The Visitor (OS016)

Pam (my housemate/lodger) is babysitting her nephew Adam today.  His parents are decorating and the last time they decorated Adam got involved, resulting in a new carpet and curtains. Gloss paint isn’t as easy to remove as his usual water based play paint but how would Adam know that?

I think Adam’s around two, and he’s learning something new every day. His talking is improving. He can now say ‘Auntie Pam’ but I’m just ‘Liver’.

This particular day, Pam was keeping him occupied with a selection of jigsaws and books and he was looking very tired. She said that he was over tired but seemed to be resisting going to sleep in Pam’s room. I thought I may be able to help and started to play some children’s songs on my phone to help him sleep.

“I bought a Toniebox for him. He loves it but he starts singing alone and won’t sleep.” Pam commented.

Pam said that lullabies would be better than children’s songs. ‘The Grand Old Duke of York’ was half way up the hill when the door rang, so I slid the phone in my pocket and went to the door. ‘Row, row, row your boat’ struck up as I answered the door.

The visitor gave me a funny look. ‘Mi….Sicky’ he said.

For one moment, I was thinking he must be ill and was contemplating calling 111 or 999 depending on the apparent severity. He spoke again:

“Parcel for Miss Icky”.

“Oh, yes.” All became clear. “I’ll take it for her. She’s busy at the moment”.

“Pam got her nephew over? Trouble sleeping? Lullabies would be better.” he said knowingly.

“So I’m told.” I replied wondering why this stranger was being so familiar. My personal protocol defines that I need to know someone at least six months before talking in that friendly manner and even then, just talk about the weather or cost of living. You can’t be too careful who you let into your circle of trust.

“This it the three in one potty Pam ordered for Adam.”

He handed me a box and photographed me holding it. I was confused. Who is this person? How does he know Pam and Adam even though I don’t know him and what is a three in one potty?

The maritime instruction song ended and ‘Postman Pat’ struck up just as the delivery person walked down the path.

He turned and repeated; “Lullabies. That’s what you need.”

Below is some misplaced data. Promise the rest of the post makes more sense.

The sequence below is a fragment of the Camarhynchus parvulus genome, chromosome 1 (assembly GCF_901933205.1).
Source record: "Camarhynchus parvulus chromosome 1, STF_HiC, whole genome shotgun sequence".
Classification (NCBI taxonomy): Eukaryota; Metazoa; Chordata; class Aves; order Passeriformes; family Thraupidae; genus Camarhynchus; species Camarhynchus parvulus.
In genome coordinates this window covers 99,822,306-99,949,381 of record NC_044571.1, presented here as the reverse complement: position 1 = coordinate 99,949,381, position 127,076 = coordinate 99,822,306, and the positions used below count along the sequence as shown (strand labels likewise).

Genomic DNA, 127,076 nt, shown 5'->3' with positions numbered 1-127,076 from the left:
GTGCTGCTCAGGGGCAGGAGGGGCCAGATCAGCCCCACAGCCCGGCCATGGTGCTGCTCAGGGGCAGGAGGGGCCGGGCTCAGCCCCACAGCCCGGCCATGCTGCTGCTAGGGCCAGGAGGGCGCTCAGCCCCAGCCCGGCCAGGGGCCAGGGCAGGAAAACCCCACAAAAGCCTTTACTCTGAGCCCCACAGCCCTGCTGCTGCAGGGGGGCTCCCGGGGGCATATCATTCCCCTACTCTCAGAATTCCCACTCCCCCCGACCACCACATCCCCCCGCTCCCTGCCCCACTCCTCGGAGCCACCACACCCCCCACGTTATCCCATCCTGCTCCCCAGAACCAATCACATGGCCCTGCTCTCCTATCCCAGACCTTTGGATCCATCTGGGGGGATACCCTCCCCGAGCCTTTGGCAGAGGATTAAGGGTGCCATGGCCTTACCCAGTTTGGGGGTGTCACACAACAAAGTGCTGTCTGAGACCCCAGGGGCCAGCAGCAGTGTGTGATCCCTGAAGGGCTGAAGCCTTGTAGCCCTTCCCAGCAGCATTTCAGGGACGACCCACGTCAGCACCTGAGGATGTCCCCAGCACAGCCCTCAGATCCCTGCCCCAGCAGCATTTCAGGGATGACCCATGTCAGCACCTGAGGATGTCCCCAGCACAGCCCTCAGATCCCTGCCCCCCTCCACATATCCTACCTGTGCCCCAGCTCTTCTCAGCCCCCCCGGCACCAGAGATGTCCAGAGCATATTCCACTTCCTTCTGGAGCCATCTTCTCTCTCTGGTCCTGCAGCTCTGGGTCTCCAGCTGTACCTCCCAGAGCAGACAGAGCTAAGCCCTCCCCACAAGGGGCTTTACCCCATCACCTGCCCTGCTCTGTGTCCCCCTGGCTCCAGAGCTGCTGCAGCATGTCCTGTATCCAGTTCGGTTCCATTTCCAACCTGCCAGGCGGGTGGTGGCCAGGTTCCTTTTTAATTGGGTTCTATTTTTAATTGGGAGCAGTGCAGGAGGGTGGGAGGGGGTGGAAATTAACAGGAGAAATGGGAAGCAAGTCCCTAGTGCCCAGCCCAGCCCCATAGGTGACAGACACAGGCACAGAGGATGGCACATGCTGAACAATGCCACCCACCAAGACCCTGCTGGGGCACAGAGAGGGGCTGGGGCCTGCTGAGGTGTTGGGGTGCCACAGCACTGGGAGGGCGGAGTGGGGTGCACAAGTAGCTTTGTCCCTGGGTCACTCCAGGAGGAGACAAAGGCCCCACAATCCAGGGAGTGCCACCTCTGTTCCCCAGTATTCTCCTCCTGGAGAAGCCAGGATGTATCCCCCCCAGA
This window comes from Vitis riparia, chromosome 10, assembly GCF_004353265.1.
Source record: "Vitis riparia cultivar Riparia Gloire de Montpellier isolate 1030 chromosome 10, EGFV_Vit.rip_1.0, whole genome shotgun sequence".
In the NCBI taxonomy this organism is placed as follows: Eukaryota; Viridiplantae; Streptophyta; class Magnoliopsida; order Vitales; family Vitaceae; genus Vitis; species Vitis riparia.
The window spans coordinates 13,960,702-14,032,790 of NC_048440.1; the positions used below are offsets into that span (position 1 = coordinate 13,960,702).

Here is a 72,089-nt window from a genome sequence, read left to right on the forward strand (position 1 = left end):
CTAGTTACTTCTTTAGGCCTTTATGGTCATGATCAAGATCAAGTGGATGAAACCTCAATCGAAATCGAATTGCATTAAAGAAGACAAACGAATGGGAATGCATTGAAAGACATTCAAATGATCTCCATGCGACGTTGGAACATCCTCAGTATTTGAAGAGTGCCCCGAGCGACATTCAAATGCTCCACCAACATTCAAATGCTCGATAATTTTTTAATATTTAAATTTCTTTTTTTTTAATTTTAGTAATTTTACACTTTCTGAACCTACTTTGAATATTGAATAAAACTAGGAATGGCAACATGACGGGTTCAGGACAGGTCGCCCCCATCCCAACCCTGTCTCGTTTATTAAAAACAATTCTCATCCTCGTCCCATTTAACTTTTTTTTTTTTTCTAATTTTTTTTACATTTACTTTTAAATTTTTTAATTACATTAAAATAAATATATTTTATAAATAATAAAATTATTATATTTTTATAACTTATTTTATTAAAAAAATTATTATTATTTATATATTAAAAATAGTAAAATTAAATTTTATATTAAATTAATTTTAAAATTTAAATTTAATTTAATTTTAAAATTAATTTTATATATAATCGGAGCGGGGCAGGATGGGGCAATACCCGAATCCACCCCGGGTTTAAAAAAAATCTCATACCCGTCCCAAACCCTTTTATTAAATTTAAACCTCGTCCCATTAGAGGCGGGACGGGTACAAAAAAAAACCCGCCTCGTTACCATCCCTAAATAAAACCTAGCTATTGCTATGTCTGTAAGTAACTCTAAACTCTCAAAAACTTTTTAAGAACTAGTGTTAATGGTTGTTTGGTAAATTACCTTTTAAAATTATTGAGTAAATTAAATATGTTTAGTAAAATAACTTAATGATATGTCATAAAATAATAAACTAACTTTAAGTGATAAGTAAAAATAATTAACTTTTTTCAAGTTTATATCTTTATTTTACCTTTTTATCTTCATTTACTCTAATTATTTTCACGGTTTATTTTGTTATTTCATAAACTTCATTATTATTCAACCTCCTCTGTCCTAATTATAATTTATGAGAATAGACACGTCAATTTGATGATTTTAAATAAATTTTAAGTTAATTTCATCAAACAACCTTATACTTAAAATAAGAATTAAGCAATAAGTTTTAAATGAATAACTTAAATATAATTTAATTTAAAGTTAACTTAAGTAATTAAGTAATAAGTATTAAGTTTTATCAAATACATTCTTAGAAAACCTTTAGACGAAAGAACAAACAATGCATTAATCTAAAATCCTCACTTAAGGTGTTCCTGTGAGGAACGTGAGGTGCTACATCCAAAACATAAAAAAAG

I asked Pam who the delivery person is and how he knows so much about her … and what a three in one potty is.

“Oh, that’s just Jim, the courier. He’s a regular here. I chat to him most weeks and the potty, well you can use it. It has a potty, a hat and a frying pan.”

“WHAT? That’s not hygienic. You’d need to boil it out at least.”

“Joking. I think you can use it as a step stool and something else. It also plays a tune if you deposit something in it.”

I don’t get it. Why is that funny?

I left Pam to it bribing Adam with chocolate buttons if he uses the potty. He’s a bright young thing. When she turned her back, I caught him spitting in the potty to make it play some obscure American children’s tune and claiming his reward.

Pam thought this was hilarious. I just thought, that’s a design fault. If you incorporated an ultrasound sensor and some AI software you would easily be able to differentiate between Adam’s misdirection and the things you want to play a tune for. I put this to Pam.

“It’s under £30 Oliver. Not much scope (or need) for an IT solution.”

“Well, there is doing it and doing it right.” I replied pleased with my retort.

No response other than a sigh so I turned my attention to my phone to find lullabies. I found quite a few and set up a play list.

“Twinkle twinkle, little star…” started.

“Liver….Not bady.” Said Adam.

“Sorry, what did you say Adam.”

“Not dady”

“say it again Adam,”

“Not bady, not bady, NOT DADY.” He said repeatedly, becoming more frustrated.

Pam interrupted “You’re getting him wound up. He’s saying that he’s not a baby. He thinks Twinkle, twinkle is too young for him now. You’re not helping him sleep Oliver. Try another song.”

“Lullaby you mean.”

“Yes Oliver … A lullaby.”

“How about Brahms or I could tell him a story?” I suggested.

“You could but not the Swiss Hadron Collider again. It’s not really a children’s story, is it?”

“It’s really interesting though. Do you know there is a possibility of them creating a tiny black hole, perfectly safe though.”

“Well, you went onto tell him about black holes and how they swallow planets and stars. He’s now asking when the earth will be swallowed. He’s also spent two weeks picking up stones in the garden saying ‘is this a Higgs Boson auntie particle  Pam?’”

“Oh, sorry. I did tell him that the earth would become uninhabitable long before that.”

“Oh no, could you not tell him about things toddlers generally like such as steam engines, dogs, farms, you know.”

“Let me stop you there. I made up a story about dinosaurs and he was really interested in that. Children seem to love dinosaurs.”

“I know, but did you have to talk about how they became extinct, with the comet hitting the earth? He keeps looking out of the window, pointing to a bird or plane asking if that’s a comet. If he’s not doing that, he’s telling me the sun is getting closer. Could you maybe settle his mind. Just say it was a silly made up story and there is nothing to worry about.”

“No problem. I hate to think I’ve upset him. Sorry. I’ll tell him we’ll all be extinct before we crash into the sun.”

“NO, just tell him they were made up stories.”

I did as instructed and told him a story about lots of animals. Can’t go wrong there.

“Once upon a time a man called Noah decided to build a massive boat … “

It would be great to hear from you. Drop me a comment (at the bottom of the page). Just some thoughts on possible subjects but feel free:

  • Have you had any memorable visits?
  • Tell me your toddler funny stories.
  • Any advice for getting toddlers to sleep?


… Oliver Sudden

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